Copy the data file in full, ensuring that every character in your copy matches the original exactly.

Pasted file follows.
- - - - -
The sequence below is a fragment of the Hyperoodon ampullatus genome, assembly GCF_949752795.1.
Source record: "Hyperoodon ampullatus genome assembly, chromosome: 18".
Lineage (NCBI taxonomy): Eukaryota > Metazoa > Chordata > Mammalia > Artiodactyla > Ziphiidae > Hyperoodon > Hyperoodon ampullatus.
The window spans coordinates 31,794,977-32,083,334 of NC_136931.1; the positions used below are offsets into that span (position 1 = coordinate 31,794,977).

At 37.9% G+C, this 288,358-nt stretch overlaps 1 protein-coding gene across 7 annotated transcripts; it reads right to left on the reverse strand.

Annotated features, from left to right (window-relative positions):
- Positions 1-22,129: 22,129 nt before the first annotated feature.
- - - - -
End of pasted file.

The sequence below is a fragment of the Hyperoodon ampullatus genome, assembly GCF_949752795.1.
Source record: "Hyperoodon ampullatus genome assembly, chromosome: 18".
Lineage (NCBI taxonomy): Eukaryota > Metazoa > Chordata > Mammalia > Artiodactyla > Ziphiidae > Hyperoodon > Hyperoodon ampullatus.
The window spans coordinates 31,794,977-32,083,334 of NC_136931.1; the positions used below are offsets into that span (position 1 = coordinate 31,794,977).

At 37.9% G+C, this 288,358-nt stretch overlaps 1 protein-coding gene across 7 annotated transcripts; it reads right to left on the reverse strand.

Annotated features, from left to right (window-relative positions):
- Positions 1-22,129: 22,129 nt before the first annotated feature.